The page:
1. World Health Organization (WHO). Rabies and envenomings. A neglected public health issue. Geneva: WHO; 2007.

2. Gutiérrez JM, Williams D, Fan WH, Warrell DA. Snakebite envenoming from a global perspective: Towards an integrated approach. Toxicon 2010; 56:1223-1235.

3. Chippaux JP. Snake-bites: Appraisal of the global situation. Bull World Health Organ 1998; 76:515-524.

4. Kasturiratne A, Wickremasinghe AR, de Silva N, Gunawardena, NK, Pathmeswaran A, Premaratna R et al. The Global Burden of Snakebite: a Literature Analysis and Modeling Based on Regional Estimates of Envenoming and Deaths. PLoS Med 2008; 5:e218.

5. Williams D, Gutiérrez JM, Harrison R, Warrell DA, White J, Winkel KD, et al. The Global Snake Bite Initiative: an antidote for snake bite. Lancet 2010; 375:89-91.

6. Harrison RA, Hargreaves A, Wagstaff SC, Faragher B, Lalloo DG. Snakebite envenoming: a disease of poverty. PLoS Negl Trop Dis 2009; 3:e569.

7. Gutiérrez JM, Warrell DA, Williams DJ, Jensen S, Brown N, Calvete JJ, et al. Global Snakebite Initiative. The need for full integration of snakebite envenoming within a global strategy to combat the neglected tropical diseases: the way forward. PLoS Negl Trop Dis2013; 7:e2162.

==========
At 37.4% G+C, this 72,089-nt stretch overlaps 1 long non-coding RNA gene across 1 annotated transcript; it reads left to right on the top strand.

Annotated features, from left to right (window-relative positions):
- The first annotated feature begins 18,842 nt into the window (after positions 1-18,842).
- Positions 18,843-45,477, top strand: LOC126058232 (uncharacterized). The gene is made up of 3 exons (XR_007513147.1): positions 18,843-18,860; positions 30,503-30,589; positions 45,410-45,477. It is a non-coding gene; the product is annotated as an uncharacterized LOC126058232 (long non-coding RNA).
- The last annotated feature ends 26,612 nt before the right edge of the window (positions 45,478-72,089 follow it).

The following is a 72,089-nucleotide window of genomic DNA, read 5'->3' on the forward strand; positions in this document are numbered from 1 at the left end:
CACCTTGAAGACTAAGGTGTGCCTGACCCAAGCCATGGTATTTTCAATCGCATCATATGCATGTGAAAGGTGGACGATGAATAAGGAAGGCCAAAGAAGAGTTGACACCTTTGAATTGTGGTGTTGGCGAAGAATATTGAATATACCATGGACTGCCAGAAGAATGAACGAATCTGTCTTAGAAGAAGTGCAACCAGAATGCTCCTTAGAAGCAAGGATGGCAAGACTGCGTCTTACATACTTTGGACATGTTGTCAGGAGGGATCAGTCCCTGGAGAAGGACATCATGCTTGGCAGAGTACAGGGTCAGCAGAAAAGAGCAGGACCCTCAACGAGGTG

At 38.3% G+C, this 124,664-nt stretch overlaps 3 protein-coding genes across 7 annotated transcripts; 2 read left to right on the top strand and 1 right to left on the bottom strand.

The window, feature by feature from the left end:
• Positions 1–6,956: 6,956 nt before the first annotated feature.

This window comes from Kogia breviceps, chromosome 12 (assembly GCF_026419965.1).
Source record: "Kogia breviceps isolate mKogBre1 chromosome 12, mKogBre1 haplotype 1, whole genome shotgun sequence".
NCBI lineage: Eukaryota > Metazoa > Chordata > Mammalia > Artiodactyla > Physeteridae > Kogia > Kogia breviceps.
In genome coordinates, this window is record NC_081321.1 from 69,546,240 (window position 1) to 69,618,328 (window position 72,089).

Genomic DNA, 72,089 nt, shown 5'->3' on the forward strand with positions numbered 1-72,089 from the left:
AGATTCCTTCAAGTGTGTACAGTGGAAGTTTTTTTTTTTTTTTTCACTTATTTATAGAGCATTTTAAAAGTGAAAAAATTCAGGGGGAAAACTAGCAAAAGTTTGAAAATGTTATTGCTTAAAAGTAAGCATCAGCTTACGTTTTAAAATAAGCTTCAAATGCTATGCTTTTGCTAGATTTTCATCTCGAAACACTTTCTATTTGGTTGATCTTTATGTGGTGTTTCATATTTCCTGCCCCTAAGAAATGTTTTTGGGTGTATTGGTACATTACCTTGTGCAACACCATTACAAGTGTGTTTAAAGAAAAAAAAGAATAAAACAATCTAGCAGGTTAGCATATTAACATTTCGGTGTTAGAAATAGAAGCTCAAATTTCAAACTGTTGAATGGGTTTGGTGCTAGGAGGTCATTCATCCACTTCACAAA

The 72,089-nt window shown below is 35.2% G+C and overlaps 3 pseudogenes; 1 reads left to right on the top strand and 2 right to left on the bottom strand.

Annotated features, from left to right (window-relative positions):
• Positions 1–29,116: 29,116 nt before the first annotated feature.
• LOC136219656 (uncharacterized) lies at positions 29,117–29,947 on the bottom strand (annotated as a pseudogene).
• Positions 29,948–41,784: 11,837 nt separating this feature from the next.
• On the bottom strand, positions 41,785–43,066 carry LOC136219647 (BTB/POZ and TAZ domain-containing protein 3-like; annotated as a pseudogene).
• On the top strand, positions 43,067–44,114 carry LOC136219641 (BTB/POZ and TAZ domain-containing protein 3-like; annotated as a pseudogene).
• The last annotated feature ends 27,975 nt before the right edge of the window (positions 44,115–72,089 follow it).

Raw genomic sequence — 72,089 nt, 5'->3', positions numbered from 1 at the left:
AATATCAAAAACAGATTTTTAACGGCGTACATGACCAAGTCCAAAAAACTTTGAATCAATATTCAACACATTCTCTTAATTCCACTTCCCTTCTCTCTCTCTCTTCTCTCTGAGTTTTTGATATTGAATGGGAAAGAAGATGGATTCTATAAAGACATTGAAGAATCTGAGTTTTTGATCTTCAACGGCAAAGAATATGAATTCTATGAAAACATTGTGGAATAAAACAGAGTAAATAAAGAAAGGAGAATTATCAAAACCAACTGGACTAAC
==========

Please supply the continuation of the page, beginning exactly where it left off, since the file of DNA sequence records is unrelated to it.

8. Wen FH, Monteiro WM, Moura da Silva AM, Tambourgi DV, Mendonça da Silva I, Sampaio VS et al. Snakebites and Scorpion Stings in the Brazilian Amazon: Identifying Research Priorities for a Largely Neglected Problem. PLoS Negl Trop Dis2015; 9:e0003701.

9. Ministério da Saúde (MS), Secretaria de Vigilância em Saúde. Sistema de Informação de Agravos de Notificação (SINAN). Acidentes por Animais Peçonhentos (Internet). Brasília: MS; 2004. (Acessed 2015 November 11). Available at http://dtr2004.saude.gov.br/sinanweb/tabnet/dh?sinan/animaisp/bases/animaisbr.

10. Gates B. Remarks of Bill Gates. Harvard University commencement speech. Cambridge: Harvard University Gazette Online 2007. Available at http://news.harvard.edu/gazette/story/2007/06/remarks-of-bill-gates-harvard-commencement-2007/

Palmira Cupo works in the Departamento de Puericultura e Pediatria at the Faculdade de Medicina de Ribeirão Preto, Universidade de São Paulo in Ribeirão Preto, Brazil. Cupo also holds a position in the Centro de Controle de Intoxicações at the Unidade de Emergência do Hospital das Clínicas, Faculdade de Medicina de Ribeirão Preto, Ribeirão Preto, Brazil.

This article was originally published as an editorial in the Nov/Dec 2015 issue of Revista da Sociedade Brasileira de Medicina Tropical and on SciELO.br.